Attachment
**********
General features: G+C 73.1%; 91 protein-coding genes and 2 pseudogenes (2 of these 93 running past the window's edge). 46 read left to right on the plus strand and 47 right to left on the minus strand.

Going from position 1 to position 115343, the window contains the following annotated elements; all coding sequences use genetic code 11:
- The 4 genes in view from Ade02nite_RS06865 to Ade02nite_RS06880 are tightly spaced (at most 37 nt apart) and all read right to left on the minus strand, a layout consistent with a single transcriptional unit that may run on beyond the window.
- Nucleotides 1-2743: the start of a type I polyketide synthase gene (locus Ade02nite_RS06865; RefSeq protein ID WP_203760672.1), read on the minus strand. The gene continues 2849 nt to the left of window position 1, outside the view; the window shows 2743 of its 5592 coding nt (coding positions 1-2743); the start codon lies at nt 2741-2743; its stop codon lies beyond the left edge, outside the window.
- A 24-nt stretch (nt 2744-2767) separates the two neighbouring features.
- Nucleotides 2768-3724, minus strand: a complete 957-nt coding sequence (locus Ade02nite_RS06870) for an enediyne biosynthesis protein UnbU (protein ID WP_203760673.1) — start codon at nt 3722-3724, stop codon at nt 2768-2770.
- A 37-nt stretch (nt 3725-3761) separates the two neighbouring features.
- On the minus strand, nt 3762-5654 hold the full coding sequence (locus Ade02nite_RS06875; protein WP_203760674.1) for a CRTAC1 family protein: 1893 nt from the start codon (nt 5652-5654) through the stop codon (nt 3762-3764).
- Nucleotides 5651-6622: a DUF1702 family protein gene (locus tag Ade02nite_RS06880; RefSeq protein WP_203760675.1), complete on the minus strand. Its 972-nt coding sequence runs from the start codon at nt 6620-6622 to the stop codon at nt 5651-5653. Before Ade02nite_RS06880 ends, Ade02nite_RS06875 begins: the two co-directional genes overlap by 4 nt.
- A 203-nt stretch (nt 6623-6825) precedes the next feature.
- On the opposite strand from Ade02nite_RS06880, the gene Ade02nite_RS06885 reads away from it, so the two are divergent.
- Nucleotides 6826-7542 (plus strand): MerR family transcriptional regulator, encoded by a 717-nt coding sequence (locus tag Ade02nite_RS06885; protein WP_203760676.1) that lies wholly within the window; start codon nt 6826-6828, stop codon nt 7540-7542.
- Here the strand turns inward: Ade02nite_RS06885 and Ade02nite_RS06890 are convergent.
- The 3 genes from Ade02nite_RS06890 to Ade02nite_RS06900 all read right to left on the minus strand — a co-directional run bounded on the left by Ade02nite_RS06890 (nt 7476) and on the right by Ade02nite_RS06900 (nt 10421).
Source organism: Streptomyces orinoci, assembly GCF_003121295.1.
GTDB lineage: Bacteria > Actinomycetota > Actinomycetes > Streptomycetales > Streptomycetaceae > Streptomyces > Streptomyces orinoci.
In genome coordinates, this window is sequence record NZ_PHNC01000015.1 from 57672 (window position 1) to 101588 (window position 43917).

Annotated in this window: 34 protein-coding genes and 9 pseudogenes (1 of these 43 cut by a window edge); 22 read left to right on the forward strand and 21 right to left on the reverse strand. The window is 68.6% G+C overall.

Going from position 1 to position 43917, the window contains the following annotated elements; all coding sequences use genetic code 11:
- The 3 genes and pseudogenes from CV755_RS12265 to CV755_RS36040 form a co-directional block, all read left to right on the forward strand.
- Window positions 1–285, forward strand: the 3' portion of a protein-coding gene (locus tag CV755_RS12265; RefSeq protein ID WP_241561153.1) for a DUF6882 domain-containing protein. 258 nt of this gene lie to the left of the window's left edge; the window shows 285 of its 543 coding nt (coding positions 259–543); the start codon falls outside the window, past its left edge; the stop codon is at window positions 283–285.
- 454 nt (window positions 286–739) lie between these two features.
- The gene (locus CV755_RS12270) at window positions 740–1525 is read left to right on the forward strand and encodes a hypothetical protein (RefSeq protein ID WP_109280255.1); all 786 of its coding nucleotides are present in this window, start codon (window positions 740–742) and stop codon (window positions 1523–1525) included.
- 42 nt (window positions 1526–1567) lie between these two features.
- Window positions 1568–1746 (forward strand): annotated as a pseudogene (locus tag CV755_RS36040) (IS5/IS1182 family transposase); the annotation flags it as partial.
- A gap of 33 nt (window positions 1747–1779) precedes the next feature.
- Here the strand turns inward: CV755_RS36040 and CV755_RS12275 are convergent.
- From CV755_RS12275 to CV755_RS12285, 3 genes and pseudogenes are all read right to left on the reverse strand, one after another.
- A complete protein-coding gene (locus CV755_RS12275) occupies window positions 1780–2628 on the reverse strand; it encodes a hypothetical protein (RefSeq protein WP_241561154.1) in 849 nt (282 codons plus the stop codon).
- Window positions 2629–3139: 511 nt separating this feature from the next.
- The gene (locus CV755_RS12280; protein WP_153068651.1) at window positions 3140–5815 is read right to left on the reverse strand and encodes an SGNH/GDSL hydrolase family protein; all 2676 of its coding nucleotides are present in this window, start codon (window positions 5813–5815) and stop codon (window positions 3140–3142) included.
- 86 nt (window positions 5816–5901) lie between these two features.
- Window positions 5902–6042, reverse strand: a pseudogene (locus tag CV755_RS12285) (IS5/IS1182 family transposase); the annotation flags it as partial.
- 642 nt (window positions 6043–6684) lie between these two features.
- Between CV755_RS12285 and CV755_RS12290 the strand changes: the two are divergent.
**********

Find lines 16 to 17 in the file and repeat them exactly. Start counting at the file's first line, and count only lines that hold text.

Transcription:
GTDB lineage: Bacteria > Actinomycetota > Actinomycetes > Streptomycetales > Streptomycetaceae > Streptomyces > Streptomyces orinoci.
In genome coordinates, this window is sequence record NZ_PHNC01000015.1 from 57672 (window position 1) to 101588 (window position 43917).